I grew up believing that douche was a bad word. I was forbidden to use it as an insult when some boy in junior high was being, well, a douche. And I was warned against using a douche to cleanse my nether regions; my mother being of the mindset that water and a bar of soap was all one’s V really needed. That upbringing has meant that other than semi-regular appointments with my razor and pre-vacation bikini waxes, my pubic area has pretty much been left to live a relatively natural life.
Recently though, I spotted an online ad for VV Cream, a beautifying lotion for your lady bits. Made by Denmark-based company , the cream is designed to be used on the small V-shaped triangle of skin above the vagina (otherwise known as part of the vulva) and is just one step in the brand’s multi-faceted down-there skincare regimen.
Their Shades of V Very V Luminzer is meant to even out skin tone while their VV Serum claims to help with rejuvenation. Adorably, they’ve named this vag-care system the “vanicure,” based on their belief that women should pamper their lady bits with the same attention they give to their fingers and toes.
But besides being totally silly and completely uneccessary, is this level of vag maintenance even safe?
“When it comes to your vagina, vulva and the complete area down there, less is more”
I asked Dr. Yolanda Kirkham, an obstetrician-gynecologist who works at Women’s College Hospital and St. Joseph’s Health Centre in Toronto. In short, her answer is no. When it comes to your vagina, vulva and the complete area down there, less is more, says the doctor. “That area is self-caring and self-cleaning.” Washing with water, ditching your underwear overnight and avoiding long-term use of panty liners (the chemicals can be an irritant to the skin) are really all you need to do for your delicate V skin, says Dr. Kirkham.
So, OK. But it’s hard to deny the appeal of hydrating and skin tone-balancing products for waxing and shaving enthusiasts looking to minimize or cover up irritation and folliculitis (those pesky red bumps). But if you do feel the need to give your lady bits some extra TLC, Kirkham recommends approaching with caution: “Test new products in a small area first to make sure you don’t get a rash, and avoid using them right after shaving when the skin is at its most vulnerable.” She also warns to take care in preventing products from dripping lower down the vaginal area, which can result in some unpleasant burning sensations.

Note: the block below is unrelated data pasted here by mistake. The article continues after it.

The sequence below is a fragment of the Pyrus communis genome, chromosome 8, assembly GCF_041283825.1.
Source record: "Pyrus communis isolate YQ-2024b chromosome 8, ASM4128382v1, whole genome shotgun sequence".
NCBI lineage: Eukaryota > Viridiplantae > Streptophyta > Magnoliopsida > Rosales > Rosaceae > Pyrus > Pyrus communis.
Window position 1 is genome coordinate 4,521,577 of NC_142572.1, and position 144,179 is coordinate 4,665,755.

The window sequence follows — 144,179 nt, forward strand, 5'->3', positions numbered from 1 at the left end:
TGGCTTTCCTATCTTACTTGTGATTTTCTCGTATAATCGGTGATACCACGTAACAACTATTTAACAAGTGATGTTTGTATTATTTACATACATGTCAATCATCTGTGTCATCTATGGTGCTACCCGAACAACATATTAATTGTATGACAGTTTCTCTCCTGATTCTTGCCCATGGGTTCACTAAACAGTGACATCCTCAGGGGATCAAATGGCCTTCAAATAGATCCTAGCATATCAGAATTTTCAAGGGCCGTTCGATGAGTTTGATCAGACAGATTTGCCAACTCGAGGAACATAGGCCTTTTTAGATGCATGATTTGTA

Who are these V-beautifying rituals even for?
Vanicures (like their spa-administered cousin the vagina facial, aka vajacial) are evidence of a growing trend in pop culture and companies trying to convince us that we need to dress up our Vs. Sex and the City kicked it off with Samantha’s lightening bolt-shaved pubes; then came vajazzling, the art of bedazzling one’s genitals in sparkly crystals, which had its moment a few years back. 2015 marked the first contest. and vaginal steaming are now part of our lexicon. And labiaplasty, also known as female genital rejuvenation surgery, is the second-fastest growing cosmetic procedure in the U.S, according to the American Society for Aesthetic Plastic Surgery. (Canada doesn’t keep statistics on cosmetic procedures.)
Some are likening this growing obsession to the breast augmentation craze of the 1980s. And Dr. Kirkham brings up the astute question of who are we even doing all of this for? “We don’t see men putting cosmetics and creams in that area,” she notes. “There is a double standard.”
Personally, I have to wonder who even has the time or energy to add yet another step to our self-care regimen? But, here’s the thing: if contouring your vagina and keeping the skin as subtle and smooth as possible makes you feel awesome, then vanicure-away. But if you’re doing it to please someone else or to achieve some ideal standard of beauty, keep in mind that there is no such thing as the perfect V and that no two vulvas are the same. (Just look at the 400 Vs that make up sculpture).
Most of all, if you’re going to do it, make sure the products you’re using are safe. Add to that, it turns out mothers really do know best—according to Dr. Kirkham, douching should be avoided at all costs.
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